Last Tuesday Manager Joe Girardi and pitchers David Robertson, Chad Gaudin and Joba Chamberlain surprised my fellow Seeing Eye graduate and baseball fan Jane Lang as she left her house with her dog Clipper on the way to that night’s Yankees game. From the ESPN story:

They didn’t have a limo. They didn’t have a fleet of Suburbans. They had only sneakers. They were going to make the journey with her.

“Oh my God!” Jane said.

“We think you’re amazing,” Girardi said.

“Follow me,” Clipper seemed to say.

You have to understand what a two-hour, one-way journey to a baseball game takes for somebody like Jane. She’s been blind since birth, and these trips have not always turned out well. Once, some kids decided it would be fun to spin her around a few dozen times. Another time, she fell onto the subway tracks and was nearly killed. But ever since she got a guide dog, she’s been intrepid.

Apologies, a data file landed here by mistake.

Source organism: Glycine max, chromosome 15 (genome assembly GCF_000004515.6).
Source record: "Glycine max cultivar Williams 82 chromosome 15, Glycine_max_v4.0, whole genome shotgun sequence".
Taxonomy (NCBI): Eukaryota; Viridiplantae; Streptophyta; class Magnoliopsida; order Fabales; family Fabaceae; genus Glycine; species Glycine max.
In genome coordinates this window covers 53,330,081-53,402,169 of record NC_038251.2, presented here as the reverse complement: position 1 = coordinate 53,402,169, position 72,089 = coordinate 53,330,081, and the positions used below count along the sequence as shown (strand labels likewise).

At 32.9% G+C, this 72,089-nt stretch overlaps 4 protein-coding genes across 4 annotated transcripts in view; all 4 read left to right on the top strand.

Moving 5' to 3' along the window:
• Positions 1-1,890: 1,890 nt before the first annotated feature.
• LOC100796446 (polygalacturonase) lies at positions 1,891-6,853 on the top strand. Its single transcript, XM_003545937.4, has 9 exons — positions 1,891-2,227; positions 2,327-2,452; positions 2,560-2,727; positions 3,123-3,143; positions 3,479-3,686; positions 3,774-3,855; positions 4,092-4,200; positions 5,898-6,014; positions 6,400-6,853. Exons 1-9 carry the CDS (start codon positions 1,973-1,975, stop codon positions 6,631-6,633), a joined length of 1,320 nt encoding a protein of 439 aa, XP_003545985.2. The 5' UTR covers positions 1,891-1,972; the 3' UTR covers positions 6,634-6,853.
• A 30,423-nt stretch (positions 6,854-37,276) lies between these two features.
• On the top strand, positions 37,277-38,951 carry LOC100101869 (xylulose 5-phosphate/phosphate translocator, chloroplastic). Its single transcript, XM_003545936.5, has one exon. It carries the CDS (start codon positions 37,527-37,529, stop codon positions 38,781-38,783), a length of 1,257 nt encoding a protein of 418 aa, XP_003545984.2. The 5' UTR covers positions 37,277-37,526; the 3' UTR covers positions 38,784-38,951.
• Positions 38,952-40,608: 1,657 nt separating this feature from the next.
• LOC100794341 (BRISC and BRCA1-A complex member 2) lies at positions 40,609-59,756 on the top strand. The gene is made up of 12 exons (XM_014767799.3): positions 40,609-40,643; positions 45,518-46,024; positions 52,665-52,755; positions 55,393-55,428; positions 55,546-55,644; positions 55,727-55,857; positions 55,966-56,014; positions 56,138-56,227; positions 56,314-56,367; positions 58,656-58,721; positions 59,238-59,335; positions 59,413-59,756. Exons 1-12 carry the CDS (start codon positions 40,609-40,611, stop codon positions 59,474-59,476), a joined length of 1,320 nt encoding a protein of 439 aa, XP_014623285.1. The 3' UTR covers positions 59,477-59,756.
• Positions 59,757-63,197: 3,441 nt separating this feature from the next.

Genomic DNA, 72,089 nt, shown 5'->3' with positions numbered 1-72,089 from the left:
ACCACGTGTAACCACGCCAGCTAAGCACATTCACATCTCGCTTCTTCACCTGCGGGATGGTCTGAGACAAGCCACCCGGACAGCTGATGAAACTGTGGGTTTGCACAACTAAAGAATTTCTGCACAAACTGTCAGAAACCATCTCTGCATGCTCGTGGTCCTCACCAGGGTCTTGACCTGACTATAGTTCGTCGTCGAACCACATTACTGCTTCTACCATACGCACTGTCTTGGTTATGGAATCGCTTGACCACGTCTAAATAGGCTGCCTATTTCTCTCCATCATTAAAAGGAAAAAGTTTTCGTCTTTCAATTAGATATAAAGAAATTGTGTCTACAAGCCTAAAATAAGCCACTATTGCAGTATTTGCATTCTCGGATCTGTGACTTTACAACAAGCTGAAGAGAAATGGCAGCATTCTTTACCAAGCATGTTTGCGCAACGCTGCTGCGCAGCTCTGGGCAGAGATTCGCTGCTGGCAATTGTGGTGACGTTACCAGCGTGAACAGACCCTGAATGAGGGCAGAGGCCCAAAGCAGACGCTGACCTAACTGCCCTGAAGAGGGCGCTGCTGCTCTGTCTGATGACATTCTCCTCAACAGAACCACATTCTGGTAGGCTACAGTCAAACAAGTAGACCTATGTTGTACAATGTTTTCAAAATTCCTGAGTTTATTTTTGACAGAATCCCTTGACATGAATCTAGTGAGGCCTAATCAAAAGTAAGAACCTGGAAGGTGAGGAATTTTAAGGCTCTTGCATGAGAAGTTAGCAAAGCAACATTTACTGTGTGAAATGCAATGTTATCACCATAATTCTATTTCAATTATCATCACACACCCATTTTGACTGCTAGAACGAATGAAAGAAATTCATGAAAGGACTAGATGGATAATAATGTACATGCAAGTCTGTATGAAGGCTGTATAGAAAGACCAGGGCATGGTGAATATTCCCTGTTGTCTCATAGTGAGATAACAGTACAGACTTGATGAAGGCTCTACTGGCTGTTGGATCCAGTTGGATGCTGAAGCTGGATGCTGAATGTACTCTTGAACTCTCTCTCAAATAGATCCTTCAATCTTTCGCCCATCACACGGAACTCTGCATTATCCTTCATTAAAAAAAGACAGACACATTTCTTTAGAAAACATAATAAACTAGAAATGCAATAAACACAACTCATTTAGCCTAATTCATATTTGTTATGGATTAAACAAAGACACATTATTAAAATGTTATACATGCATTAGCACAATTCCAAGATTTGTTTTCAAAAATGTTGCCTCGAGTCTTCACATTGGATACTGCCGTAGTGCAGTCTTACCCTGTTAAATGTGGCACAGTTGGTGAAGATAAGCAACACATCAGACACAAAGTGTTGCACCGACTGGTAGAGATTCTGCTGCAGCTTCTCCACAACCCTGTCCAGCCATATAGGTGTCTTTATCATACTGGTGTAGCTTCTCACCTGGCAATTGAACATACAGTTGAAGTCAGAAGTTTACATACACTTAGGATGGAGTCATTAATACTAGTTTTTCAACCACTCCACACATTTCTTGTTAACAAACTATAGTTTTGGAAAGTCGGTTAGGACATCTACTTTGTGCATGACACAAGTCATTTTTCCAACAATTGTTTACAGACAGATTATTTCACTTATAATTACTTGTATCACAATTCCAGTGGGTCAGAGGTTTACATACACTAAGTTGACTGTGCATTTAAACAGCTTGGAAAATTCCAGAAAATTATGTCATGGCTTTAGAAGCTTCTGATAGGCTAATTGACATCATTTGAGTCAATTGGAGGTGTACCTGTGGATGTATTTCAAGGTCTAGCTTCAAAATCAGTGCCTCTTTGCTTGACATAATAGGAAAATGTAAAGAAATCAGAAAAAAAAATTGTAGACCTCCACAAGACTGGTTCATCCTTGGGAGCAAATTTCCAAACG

Jane’s special trip to Yankee Stadium Tuesday was part of the Yankees’ “Hope Week.” When the whole thing was over, the Yankees gave $10,000 to The Seeing Eye in Jane’s honor. I’m wondering if they plan on taking advantage of a special deal the Seeing Eye provides to big donors: if you donate $5000 or more to the Seeing Eye, you have the privilege of naming a puppy. Just imagine. When I return to the Seeing Eye after Hanni retires, I might be matched up with Derek Jeter!

Using Hanni and Beth: Safe & Sound in the classroom